17 Dec 2018


Snapshots of Tourism

Snapshots of Tourism, HIAP Suomenlinna’s annual exhibition of 2010, is traveling to Norway. It will be open to the public from Friday, June 24, 2011 at Tromsø Kunstforening, Tromsø. The exhibition explores the rapidly changing phenomena of tourism – one of the largest industries of our time – in its plethora of forms as well as through the tourist-gazes it produces. The exhibition is curated by Maaretta Jaukkuri and Marita Muukkonen.

Today’s mass phenomena of tourism, with all its unforeseeable effects, has distant origins. People have been traversing the world since the beginning of human memory. The ancients sought enlightenment at sacred sites, and the medieval practice of pilgrimage common to many religions carried this into the modern world. It laid the path for mass tourism, which began to grow in the nineteenth century. It is a quite remarkable fact of our times that the business of travels and tourism surpasses all others, constituting the biggest branch of industry in the world. Ten artists in the exhibition explore what this mass of human activity means.

In Hüseyin Alptekin’s (1957–2007) work Hotel Signs (2004), for example, the impoverished underbelly of economic globalization is on display through the trade-signs of a makeshift capitalism of peoples in transit. The spirit of cosmopolitanism glimmers dimly in these hotel signs, evoking a series of failed hopes: “Hotel Bagdad”, “Hotel Gibraltar”, “Hotel Reykjavik”. Stark and poetic signs of our times. Travel clearly has a real price, and there are involuntary non-travelers too. Tourism is not possible for everyone, on the local and global level. Borders, too, restrict who can move and who cannot. But even when such frontiers may be breached or visa-laws bent, the laws of the pocket book are decisive.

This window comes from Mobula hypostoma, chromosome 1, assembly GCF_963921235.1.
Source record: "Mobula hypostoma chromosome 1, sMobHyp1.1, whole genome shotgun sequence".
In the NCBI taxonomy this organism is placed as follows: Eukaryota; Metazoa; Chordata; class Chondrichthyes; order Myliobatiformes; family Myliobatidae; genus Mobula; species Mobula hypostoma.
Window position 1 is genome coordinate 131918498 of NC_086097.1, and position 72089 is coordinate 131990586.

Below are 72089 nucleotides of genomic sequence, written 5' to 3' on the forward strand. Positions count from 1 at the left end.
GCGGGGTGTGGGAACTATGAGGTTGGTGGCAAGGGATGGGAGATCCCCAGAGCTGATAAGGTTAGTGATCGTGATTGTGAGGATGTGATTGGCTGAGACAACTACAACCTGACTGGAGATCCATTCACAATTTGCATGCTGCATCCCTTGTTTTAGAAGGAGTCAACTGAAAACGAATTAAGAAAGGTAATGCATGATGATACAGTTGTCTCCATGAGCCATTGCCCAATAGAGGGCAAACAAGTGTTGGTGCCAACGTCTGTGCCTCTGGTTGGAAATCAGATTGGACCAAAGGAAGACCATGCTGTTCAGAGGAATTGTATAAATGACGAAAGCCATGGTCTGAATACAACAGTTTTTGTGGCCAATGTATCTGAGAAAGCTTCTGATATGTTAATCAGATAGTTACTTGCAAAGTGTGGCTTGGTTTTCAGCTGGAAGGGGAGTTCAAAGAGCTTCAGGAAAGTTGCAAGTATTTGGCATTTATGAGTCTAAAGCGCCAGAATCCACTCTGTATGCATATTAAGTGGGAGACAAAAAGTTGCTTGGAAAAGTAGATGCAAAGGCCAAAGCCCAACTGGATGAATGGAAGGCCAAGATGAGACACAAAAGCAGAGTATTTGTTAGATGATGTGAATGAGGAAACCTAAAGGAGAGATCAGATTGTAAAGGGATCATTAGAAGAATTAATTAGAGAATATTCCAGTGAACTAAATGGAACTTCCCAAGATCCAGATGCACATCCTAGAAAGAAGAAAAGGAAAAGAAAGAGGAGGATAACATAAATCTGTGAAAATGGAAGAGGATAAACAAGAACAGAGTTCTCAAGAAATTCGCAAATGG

Then again, there are people who don’t travel anywhere at all. If this is a voluntary condition, one might call this post-tourism. This is a state, which doesn’t demand physical movement from one place to another. The flow of information continues, of course, but through the TV, the Internet, moving pictures or gaming. Marianne Heir’s (b. 1969) work Landscape (2007) presents the sharp fluctuations of the share prices of Norwegian petroleum companies. The curves resemble dramatic Norwegian mountains reminding us of total the unpredictability of the neoliberal financial game. As we sit in our living rooms the landscape changes, as if we were tourists in a virtual world, a world in which no one needs take responsibility for the game’s winners and losers. Game over. Play again?

It is no secret that tourist resorts and their removal from ordinary life are packaged and marketed through the fashioning of illusions. People buy into their desires, constructing new and often artificial identities out of these promised experiences. What, then, could tourism be at its best? Could it be a real experience in which all the senses are genuinely aroused and informed? Could it transform our ways of seeing, smelling, hearing, tasting, understanding, acting, wishing and loving? The works of Timo Vartiainen (b. 1960, Helsinki) present an anti-pod to the ephemeral, fast-forgotten illusions of tourism. His artistic practice is to walk. He walks from Helsinki to Istanbul, from the Baltics to Romania, and to other ends of the continent. These are incredible, almost sublime, distances in real time and space. Yet if you look carefully, you might face surprising truths – even on your own doorstep.

Hüseyin Alptekin (1957–2007); Jens Haaning (b. 1965); Marianne Heier (b. 1969); Amar Kanwar (b. 1964); Cildo Meireles (b. 1948); Gediminas Urbonas (b. 1966); Vegar Moen (1965); Timo Vartiainen (b. 1960); Elin Wikström (b. 1965); Darius Ziura (b. 1968).

Snapshots of Tourism
Exhibition period: June 25–August 14, 2011.
Address: Muségata 2, Tromsø, Norway
Opening hours: 12–17 Wed–Sun
tel. +47 77 65 5827